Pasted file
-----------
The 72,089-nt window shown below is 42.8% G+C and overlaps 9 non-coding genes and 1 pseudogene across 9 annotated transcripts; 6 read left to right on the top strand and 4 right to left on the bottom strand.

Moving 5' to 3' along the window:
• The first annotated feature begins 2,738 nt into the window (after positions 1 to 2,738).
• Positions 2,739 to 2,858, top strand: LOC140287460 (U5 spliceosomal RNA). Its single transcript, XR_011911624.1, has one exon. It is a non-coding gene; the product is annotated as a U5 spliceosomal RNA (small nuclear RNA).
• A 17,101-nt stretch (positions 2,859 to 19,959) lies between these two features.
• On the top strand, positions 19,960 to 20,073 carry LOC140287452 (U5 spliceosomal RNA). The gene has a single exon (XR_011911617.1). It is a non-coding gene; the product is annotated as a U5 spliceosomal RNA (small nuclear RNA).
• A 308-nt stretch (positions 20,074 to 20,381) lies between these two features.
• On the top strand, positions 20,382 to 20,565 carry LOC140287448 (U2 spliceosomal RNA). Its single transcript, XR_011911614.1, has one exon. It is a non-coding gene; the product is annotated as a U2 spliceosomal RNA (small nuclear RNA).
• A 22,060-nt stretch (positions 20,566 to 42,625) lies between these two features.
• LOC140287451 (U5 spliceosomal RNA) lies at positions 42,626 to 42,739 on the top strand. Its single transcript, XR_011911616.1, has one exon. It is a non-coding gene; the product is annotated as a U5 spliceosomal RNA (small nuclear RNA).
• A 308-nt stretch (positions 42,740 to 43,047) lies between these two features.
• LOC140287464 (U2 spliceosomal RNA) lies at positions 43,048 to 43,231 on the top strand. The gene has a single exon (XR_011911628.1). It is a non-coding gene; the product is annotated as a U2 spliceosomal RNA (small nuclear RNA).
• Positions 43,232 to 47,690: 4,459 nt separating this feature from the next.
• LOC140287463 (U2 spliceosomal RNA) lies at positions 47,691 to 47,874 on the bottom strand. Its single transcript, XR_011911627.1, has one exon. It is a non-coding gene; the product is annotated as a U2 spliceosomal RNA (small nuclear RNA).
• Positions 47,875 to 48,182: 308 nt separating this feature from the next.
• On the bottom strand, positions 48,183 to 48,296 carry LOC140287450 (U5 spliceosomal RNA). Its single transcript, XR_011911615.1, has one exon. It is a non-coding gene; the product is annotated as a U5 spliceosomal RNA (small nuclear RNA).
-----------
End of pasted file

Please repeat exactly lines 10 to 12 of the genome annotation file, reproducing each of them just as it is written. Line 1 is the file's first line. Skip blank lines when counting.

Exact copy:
• LOC140287451 (U5 spliceosomal RNA) lies at positions 42,626 to 42,739 on the top strand. Its single transcript, XR_011911616.1, has one exon. It is a non-coding gene; the product is annotated as a U5 spliceosomal RNA (small nuclear RNA).
• A 308-nt stretch (positions 42,740 to 43,047) lies between these two features.
• LOC140287464 (U2 spliceosomal RNA) lies at positions 43,048 to 43,231 on the top strand. The gene has a single exon (XR_011911628.1). It is a non-coding gene; the product is annotated as a U2 spliceosomal RNA (small nuclear RNA).